To help this test stay in line with medical school requirements, this test is under pretty big renovation at this time, with changes starting in 2015. For the most part, the new changes will impact traditionally-aged college students who are entering college as freshmen in fall 2012 and plan to take the test as juniors in 2015, with the goal of entering medical school in fall 2016.

Many changes are happening to the MCAT exam. According to, those changes for 2015 include:
• Natural sciences section
• Social and behavioral sciences section, psychological, social and biological foundations of behavior
• Critical analysis and reasoning skills section
However, if you are taking the MCAT in 2013 or 2014, there are going to be changes in preparation for this coming change in 2015. For example, according to, changes for 2013 and 2014 include - but may not be limited to - this information:
• The Writing Sample section will not there, but a voluntary, unscored trial section will be (starting in January 2013).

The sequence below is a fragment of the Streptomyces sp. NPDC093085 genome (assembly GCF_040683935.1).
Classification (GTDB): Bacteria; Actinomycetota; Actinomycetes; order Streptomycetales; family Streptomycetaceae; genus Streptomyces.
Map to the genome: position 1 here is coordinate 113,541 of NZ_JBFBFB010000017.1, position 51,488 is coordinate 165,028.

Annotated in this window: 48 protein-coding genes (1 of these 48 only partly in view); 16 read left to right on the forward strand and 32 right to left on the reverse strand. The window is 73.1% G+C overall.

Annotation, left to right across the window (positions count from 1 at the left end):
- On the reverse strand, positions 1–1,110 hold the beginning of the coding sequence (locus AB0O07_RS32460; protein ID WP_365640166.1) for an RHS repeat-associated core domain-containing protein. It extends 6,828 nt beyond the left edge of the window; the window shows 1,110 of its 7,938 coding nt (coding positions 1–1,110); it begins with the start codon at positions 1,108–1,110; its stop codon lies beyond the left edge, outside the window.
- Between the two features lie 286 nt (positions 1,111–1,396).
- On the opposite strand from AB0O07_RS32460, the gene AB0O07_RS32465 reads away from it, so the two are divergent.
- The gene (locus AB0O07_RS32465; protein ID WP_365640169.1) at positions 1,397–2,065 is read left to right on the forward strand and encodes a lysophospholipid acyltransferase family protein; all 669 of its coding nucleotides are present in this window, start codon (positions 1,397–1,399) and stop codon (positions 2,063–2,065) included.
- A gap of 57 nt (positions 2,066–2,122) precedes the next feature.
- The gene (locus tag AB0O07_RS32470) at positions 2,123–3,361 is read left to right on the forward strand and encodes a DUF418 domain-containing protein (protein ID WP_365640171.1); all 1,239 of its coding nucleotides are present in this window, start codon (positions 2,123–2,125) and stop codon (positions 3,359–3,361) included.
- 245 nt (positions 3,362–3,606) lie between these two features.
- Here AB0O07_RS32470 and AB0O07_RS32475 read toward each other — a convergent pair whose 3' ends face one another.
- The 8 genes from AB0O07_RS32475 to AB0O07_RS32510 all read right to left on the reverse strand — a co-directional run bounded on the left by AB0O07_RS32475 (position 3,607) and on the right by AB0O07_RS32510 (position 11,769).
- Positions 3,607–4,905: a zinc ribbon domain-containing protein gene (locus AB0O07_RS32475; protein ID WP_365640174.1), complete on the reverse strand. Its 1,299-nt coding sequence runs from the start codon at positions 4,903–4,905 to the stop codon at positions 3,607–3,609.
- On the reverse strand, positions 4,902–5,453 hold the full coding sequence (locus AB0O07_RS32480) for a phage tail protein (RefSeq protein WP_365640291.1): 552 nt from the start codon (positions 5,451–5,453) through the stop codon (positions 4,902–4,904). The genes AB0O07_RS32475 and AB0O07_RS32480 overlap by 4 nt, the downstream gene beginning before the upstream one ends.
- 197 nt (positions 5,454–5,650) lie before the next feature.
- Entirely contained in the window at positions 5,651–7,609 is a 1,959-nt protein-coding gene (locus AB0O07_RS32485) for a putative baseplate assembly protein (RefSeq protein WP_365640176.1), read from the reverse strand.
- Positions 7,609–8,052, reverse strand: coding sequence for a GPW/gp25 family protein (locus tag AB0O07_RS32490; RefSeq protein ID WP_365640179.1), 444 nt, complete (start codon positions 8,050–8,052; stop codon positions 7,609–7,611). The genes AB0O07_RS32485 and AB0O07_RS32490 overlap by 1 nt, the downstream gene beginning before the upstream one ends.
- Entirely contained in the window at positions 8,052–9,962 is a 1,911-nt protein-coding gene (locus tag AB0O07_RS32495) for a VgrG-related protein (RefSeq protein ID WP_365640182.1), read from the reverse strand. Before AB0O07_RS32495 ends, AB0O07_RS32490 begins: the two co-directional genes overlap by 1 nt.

Learn more about changes during the 2013-2014 time-frame at the AAMC website.

Read more about the MCAT® through its official source online:

Pharmacy College Admission Test (PCAT)

The PCAT "measures general academic ability and scientific knowledge necessary for the commencement of pharmaceutical education". This is the test that those who are applying to pharmacy school take as part of their application. The PCAT consists of 240 multiple-choice items and two Writing topics.

Changes effective in July 2011, include the following:
• New test offered in computer-based format at Pearson Vue testing centers
• 240 multiple-choice items and two essays
• Test is offered on specific days in three months (January, July, September) instead of four months as in the past
• 4 hours allowed